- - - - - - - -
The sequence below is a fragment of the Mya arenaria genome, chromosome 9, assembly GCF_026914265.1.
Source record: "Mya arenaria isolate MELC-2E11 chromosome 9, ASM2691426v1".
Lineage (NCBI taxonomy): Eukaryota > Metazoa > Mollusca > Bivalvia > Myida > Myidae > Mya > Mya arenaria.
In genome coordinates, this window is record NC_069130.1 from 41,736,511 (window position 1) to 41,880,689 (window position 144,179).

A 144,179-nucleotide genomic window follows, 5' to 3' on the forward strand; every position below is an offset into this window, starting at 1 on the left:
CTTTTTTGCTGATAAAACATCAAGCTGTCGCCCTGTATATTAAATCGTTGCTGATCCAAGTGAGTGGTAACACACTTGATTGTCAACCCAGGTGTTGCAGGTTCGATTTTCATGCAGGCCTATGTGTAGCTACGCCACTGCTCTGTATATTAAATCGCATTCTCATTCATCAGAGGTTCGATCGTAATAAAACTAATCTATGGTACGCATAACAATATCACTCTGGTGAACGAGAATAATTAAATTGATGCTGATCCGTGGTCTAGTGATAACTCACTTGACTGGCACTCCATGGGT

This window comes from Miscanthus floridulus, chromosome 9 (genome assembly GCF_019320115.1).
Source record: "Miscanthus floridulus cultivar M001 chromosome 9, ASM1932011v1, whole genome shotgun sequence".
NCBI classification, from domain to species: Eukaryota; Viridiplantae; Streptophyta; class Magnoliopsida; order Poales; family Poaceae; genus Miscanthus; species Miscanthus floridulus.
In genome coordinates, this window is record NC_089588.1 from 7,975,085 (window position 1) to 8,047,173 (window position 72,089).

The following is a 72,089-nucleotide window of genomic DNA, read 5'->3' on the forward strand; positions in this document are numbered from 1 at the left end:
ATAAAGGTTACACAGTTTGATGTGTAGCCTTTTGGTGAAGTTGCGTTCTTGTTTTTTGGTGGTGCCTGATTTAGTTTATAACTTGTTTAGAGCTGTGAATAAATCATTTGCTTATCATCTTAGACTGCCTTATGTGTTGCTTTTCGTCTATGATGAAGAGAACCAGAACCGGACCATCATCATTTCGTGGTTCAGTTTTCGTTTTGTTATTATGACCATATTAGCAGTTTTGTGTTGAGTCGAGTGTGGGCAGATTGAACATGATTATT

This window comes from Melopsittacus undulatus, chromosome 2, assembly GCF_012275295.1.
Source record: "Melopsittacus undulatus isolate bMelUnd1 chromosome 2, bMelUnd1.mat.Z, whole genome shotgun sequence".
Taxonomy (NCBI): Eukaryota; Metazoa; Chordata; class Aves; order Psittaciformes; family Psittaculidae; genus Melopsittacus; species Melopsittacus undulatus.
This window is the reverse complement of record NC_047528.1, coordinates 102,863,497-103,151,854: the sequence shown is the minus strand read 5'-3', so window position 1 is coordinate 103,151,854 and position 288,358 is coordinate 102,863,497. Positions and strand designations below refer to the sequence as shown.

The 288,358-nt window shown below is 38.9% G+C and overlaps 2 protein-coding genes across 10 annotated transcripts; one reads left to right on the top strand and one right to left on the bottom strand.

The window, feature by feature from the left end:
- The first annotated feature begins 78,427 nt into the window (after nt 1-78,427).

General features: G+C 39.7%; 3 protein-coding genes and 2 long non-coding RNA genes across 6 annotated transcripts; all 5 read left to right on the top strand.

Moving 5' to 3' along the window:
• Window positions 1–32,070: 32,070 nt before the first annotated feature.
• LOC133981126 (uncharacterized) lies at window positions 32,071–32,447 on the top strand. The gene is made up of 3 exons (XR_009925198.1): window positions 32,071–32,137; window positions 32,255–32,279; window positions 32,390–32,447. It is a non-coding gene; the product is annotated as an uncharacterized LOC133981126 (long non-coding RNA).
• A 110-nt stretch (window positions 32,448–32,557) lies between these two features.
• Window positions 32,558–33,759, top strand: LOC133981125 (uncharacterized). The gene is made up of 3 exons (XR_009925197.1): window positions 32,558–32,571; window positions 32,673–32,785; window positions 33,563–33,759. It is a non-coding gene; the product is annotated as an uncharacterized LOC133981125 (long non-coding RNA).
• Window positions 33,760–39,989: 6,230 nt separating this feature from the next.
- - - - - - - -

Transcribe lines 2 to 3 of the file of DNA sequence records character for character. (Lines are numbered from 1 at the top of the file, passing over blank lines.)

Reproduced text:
Source record: "Mya arenaria isolate MELC-2E11 chromosome 9, ASM2691426v1".
Lineage (NCBI taxonomy): Eukaryota > Metazoa > Mollusca > Bivalvia > Myida > Myidae > Mya > Mya arenaria.